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Today is World Alzheimer’s Day, a day for us to confront the fact that nearly 50 million people are living with dementia worldwide.
Nationwide, a new case of the disease develops every 65 seconds. Two-thirds of those with Alzheimer’s are women, and no one knows why. It is time to recognize that our nation is in crisis.
The direct costs to America — $277 billion and 18 billion unpaid care hours — are staggering. But ultimately the toll is achingly human in its pain, isolation, and emotional devastation.
This is a national emergency that has left millions of us broke and broken — but we are not helpless. How we respond will tell us a lot about who we are as a nation and what we value as Americans. With the election six weeks away, we’re challenging everyone running for office to talk about this disease — and every person to vote, speak out, and stand with the candidates who promise to lead us into a future without Alzheimer’s.
It starts with each one of us.
From now to Election Day, push candidates to speak to the giant constituency affected by this issue and vote for those who make Alzheimer’s a part of their platform. Make calls, knock on doors, and raise awareness where you live. Take a cognitive assessment each year after age 50, and ask family members and friends to do the same. Scientists need your participation in clinical trials, so sign up. Make the effort to know people in your life who are caregivers — and support them.
Above all, advocate for brain health. Make wellness — diet, exercise, social engagement — a part of your American dream. Prioritize it in your home, workplace, and neighborhood.
Businesses must step up too. Many employees are family caregivers: Help them stay employed by expanding their leave options and enabling them to check in on loved ones while at work. Give employees paid time off to participate in Alzheimer’s clinical trials. Given the stakes, this is nothing less than a form of national service. And if you are an innovator looking to solve a big challenge, focus on Alzheimer’s. We need all the creativity and resourcefulness we can muster.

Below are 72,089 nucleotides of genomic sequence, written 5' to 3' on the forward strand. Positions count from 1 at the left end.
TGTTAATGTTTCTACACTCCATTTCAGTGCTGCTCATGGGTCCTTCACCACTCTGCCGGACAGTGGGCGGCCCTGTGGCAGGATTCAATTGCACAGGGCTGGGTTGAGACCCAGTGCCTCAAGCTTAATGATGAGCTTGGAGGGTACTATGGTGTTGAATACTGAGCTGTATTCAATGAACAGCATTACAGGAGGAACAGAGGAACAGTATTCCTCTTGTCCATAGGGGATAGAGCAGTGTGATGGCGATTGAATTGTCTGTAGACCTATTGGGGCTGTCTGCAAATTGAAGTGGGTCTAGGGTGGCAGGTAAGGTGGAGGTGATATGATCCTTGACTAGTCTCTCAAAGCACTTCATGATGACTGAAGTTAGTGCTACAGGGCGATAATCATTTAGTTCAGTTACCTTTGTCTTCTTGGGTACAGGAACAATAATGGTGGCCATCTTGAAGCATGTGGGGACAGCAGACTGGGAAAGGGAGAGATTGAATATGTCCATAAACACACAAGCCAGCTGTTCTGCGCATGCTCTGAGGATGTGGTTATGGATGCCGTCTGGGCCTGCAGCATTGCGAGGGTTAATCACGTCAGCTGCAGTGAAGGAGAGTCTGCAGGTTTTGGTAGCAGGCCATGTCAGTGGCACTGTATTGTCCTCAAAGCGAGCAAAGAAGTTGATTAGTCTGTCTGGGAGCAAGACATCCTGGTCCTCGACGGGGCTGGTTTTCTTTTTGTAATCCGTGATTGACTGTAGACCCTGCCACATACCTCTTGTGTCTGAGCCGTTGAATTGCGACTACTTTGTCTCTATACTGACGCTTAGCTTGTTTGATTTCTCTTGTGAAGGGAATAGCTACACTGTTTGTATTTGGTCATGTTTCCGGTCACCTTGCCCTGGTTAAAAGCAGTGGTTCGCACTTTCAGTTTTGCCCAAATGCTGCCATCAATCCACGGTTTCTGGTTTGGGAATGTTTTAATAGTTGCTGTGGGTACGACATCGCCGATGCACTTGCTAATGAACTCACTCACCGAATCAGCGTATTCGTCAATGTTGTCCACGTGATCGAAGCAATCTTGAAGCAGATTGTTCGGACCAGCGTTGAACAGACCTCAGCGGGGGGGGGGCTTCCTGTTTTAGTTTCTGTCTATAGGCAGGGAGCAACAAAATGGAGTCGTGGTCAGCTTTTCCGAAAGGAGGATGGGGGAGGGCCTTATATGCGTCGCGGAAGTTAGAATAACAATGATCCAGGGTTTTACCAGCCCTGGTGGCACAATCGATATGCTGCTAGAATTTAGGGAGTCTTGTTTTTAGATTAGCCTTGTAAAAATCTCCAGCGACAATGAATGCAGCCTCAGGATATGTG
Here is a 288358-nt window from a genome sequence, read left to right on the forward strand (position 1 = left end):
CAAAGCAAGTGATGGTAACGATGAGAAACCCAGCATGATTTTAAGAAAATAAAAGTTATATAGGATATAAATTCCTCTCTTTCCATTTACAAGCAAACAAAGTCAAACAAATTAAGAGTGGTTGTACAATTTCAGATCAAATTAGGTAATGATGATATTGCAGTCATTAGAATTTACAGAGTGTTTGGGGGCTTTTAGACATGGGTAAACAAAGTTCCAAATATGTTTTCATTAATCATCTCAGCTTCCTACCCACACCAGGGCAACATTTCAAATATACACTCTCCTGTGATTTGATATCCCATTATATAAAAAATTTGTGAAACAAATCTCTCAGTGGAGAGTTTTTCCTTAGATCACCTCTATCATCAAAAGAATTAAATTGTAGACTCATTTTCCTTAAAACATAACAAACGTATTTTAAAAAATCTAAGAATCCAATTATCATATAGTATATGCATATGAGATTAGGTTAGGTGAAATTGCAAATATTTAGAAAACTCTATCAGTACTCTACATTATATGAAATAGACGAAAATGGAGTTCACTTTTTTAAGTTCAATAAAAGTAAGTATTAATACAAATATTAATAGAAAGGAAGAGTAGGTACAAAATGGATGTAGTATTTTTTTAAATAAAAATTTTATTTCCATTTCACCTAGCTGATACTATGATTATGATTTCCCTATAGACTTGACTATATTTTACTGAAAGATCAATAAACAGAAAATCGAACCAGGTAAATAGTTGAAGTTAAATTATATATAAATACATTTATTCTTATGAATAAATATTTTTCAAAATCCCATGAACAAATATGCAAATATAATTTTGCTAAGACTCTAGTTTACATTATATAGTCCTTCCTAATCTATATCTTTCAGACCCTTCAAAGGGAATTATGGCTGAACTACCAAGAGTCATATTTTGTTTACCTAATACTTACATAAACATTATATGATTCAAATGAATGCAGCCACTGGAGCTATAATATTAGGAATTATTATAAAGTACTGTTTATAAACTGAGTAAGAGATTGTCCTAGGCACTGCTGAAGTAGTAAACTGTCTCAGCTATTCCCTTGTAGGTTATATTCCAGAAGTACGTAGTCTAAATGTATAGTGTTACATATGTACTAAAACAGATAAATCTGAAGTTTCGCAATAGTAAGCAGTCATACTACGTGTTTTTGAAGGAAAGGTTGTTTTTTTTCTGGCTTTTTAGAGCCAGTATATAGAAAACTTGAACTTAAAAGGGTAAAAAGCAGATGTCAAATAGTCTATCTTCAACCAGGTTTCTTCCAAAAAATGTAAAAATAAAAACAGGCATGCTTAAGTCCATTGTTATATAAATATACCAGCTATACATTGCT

Finally, we need government. Everyone counts on government to be ready when disaster strikes. With Alzheimer’s, the disaster expands every day.
Candidates for governor: commit to hosting a statewide Alzheimer’s summit in the first quarter of the year, to discussing Alzheimer’s in your State-of-the-State, and to appointing a director to oversee the state’s response to the disease and report to you.
Candidates for Congress: commit to stepped-up funding for both NIH research and caregiver support.
Candidates for the state legislature: Invest in training for providers, caregivers, and law enforcement officials, and create initiatives for public college students to enter this field.
For all candidates: seize this moment. In today’s climate, the opportunities for bold and bipartisan action to change America’s trajectory are rare. Embrace the chance to do good and make history.
Eight years ago, The Shriver Report: A Woman’s Nation Takes on Alzheimer’s reported for the first time the disproportionate impact of Alzheimer’s on women. The challenge has not abated. But we know what our nation is capable of. One day, someone will write a report on how America took on Alzheimer’s. It will be a story of millions of people, all working cooperatively to meet a challenge touching every one of us, reflecting the values and character that make us who we are.
Let’s get started.
Maria Shriver is an award-winning NBC journalist and author who founded the Women’s Alzheimer’s Movement. She served as First Lady of California from 2003 to 2011.
Rudolph Tanzi, Ph.D. is the Professor of Neurology at Harvard Medical School, Vice-Chair of Neurology and Director of the Genetics and Aging Unit at Mass General, Chair of Cure Alzheimer's Fund.
Joshua Grill, Ph.D., is the director of UC-Irvine’s Institute for Memory Impairments and Neurological Disorders (UCI MIND).
Dr. Bruce Miller is the director of UCSF's Memory and Aging Center.
Roberta Diaz Brinton, Ph.D., is the inaugural Director for the Center for Innovation in Brain Science, Professor of Pharmacology, Neurology and Psychology at the University of Arizona.